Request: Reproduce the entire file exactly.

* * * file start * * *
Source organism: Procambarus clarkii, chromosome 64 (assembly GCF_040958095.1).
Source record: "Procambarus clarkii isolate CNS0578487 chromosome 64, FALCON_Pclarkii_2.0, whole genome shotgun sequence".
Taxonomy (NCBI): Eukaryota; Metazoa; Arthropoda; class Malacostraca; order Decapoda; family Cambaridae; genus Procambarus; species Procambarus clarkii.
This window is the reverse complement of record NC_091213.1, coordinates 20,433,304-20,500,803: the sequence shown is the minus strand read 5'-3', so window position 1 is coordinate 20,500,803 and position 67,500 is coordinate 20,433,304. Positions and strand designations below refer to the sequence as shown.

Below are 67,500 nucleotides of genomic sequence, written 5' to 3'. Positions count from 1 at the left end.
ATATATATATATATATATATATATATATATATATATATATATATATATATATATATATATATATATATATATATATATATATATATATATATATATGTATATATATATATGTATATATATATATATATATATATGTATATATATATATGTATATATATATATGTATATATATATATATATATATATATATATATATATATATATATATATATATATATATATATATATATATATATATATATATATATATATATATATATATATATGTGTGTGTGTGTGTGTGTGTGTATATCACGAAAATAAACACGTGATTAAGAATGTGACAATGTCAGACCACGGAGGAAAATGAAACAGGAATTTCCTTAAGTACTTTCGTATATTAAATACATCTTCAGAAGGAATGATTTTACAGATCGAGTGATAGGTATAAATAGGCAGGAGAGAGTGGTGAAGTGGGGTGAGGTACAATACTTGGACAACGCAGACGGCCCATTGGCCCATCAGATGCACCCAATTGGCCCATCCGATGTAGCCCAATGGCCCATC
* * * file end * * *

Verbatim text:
Source organism: Procambarus clarkii, chromosome 64 (assembly GCF_040958095.1).
Source record: "Procambarus clarkii isolate CNS0578487 chromosome 64, FALCON_Pclarkii_2.0, whole genome shotgun sequence".
Taxonomy (NCBI): Eukaryota; Metazoa; Arthropoda; class Malacostraca; order Decapoda; family Cambaridae; genus Procambarus; species Procambarus clarkii.
This window is the reverse complement of record NC_091213.1, coordinates 20,433,304-20,500,803: the sequence shown is the minus strand read 5'-3', so window position 1 is coordinate 20,500,803 and position 67,500 is coordinate 20,433,304. Positions and strand designations below refer to the sequence as shown.

Below are 67,500 nucleotides of genomic sequence, written 5' to 3'. Positions count from 1 at the left end.
ATATATATATATATATATATATATATATATATATATATATATATATATATATATATATATATATATATATATATATATATATATATATATATATATGTATATATATATATGTATATATATATATATATATATATGTATATATATATATGTATATATATATATGTATATATATATATATATATATATATATATATATATATATATATATATATATATATATATATATATATATATATATATATATATATATATATATATATATATATGTGTGTGTGTGTGTGTGTGTGTATATCACGAAAATAAACACGTGATTAAGAATGTGACAATGTCAGACCACGGAGGAAAATGAAACAGGAATTTCCTTAAGTACTTTCGTATATTAAATACATCTTCAGAAGGAATGATTTTACAGATCGAGTGATAGGTATAAATAGGCAGGAGAGAGTGGTGAAGTGGGGTGAGGTACAATACTTGGACAACGCAGACGGCCCATTGGCCCATCAGATGCACCCAATTGGCCCATCCGATGTAGCCCAATGGCCCATC